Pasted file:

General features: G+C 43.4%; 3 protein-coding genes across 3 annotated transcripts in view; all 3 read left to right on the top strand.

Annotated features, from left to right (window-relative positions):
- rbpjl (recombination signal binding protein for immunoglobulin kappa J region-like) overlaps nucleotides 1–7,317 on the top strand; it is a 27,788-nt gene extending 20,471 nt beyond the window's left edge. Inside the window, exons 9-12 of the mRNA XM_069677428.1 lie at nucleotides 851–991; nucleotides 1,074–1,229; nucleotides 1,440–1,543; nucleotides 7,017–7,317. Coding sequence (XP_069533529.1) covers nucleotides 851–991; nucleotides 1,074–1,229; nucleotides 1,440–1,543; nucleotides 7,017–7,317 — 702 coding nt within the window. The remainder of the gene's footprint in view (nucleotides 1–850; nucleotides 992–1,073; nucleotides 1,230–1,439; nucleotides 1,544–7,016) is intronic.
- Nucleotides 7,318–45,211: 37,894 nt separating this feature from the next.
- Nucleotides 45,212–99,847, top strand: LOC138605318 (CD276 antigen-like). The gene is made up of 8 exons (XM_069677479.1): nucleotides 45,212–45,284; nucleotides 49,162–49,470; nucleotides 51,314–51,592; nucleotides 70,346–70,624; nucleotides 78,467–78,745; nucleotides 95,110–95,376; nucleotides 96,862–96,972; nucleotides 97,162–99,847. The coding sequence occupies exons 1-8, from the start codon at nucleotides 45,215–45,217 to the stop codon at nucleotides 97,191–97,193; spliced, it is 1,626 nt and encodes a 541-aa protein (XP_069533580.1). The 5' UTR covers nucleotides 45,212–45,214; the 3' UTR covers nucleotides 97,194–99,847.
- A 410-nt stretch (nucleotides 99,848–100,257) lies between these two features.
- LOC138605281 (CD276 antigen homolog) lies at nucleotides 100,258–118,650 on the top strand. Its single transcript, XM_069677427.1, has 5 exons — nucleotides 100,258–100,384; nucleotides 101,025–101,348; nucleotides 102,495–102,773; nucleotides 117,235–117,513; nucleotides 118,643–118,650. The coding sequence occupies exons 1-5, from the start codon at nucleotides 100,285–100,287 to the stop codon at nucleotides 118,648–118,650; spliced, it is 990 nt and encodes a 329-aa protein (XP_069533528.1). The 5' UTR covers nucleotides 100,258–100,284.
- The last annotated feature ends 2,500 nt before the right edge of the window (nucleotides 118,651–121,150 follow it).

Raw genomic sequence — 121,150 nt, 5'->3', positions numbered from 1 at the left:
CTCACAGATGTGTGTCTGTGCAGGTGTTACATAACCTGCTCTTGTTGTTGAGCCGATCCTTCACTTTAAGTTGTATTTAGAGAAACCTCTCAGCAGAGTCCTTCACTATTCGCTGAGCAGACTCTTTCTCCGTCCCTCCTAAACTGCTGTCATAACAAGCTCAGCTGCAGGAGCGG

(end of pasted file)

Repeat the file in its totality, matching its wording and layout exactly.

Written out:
General features: G+C 43.4%; 3 protein-coding genes across 3 annotated transcripts in view; all 3 read left to right on the top strand.

Annotated features, from left to right (window-relative positions):
- rbpjl (recombination signal binding protein for immunoglobulin kappa J region-like) overlaps nucleotides 1–7,317 on the top strand; it is a 27,788-nt gene extending 20,471 nt beyond the window's left edge. Inside the window, exons 9-12 of the mRNA XM_069677428.1 lie at nucleotides 851–991; nucleotides 1,074–1,229; nucleotides 1,440–1,543; nucleotides 7,017–7,317. Coding sequence (XP_069533529.1) covers nucleotides 851–991; nucleotides 1,074–1,229; nucleotides 1,440–1,543; nucleotides 7,017–7,317 — 702 coding nt within the window. The remainder of the gene's footprint in view (nucleotides 1–850; nucleotides 992–1,073; nucleotides 1,230–1,439; nucleotides 1,544–7,016) is intronic.
- Nucleotides 7,318–45,211: 37,894 nt separating this feature from the next.
- Nucleotides 45,212–99,847, top strand: LOC138605318 (CD276 antigen-like). The gene is made up of 8 exons (XM_069677479.1): nucleotides 45,212–45,284; nucleotides 49,162–49,470; nucleotides 51,314–51,592; nucleotides 70,346–70,624; nucleotides 78,467–78,745; nucleotides 95,110–95,376; nucleotides 96,862–96,972; nucleotides 97,162–99,847. The coding sequence occupies exons 1-8, from the start codon at nucleotides 45,215–45,217 to the stop codon at nucleotides 97,191–97,193; spliced, it is 1,626 nt and encodes a 541-aa protein (XP_069533580.1). The 5' UTR covers nucleotides 45,212–45,214; the 3' UTR covers nucleotides 97,194–99,847.
- A 410-nt stretch (nucleotides 99,848–100,257) lies between these two features.
- LOC138605281 (CD276 antigen homolog) lies at nucleotides 100,258–118,650 on the top strand. Its single transcript, XM_069677427.1, has 5 exons — nucleotides 100,258–100,384; nucleotides 101,025–101,348; nucleotides 102,495–102,773; nucleotides 117,235–117,513; nucleotides 118,643–118,650. The coding sequence occupies exons 1-5, from the start codon at nucleotides 100,285–100,287 to the stop codon at nucleotides 118,648–118,650; spliced, it is 990 nt and encodes a 329-aa protein (XP_069533528.1). The 5' UTR covers nucleotides 100,258–100,284.
- The last annotated feature ends 2,500 nt before the right edge of the window (nucleotides 118,651–121,150 follow it).

Raw genomic sequence — 121,150 nt, 5'->3', positions numbered from 1 at the left:
CTCACAGATGTGTGTCTGTGCAGGTGTTACATAACCTGCTCTTGTTGTTGAGCCGATCCTTCACTTTAAGTTGTATTTAGAGAAACCTCTCAGCAGAGTCCTTCACTATTCGCTGAGCAGACTCTTTCTCCGTCCCTCCTAAACTGCTGTCATAACAAGCTCAGCTGCAGGAGCGG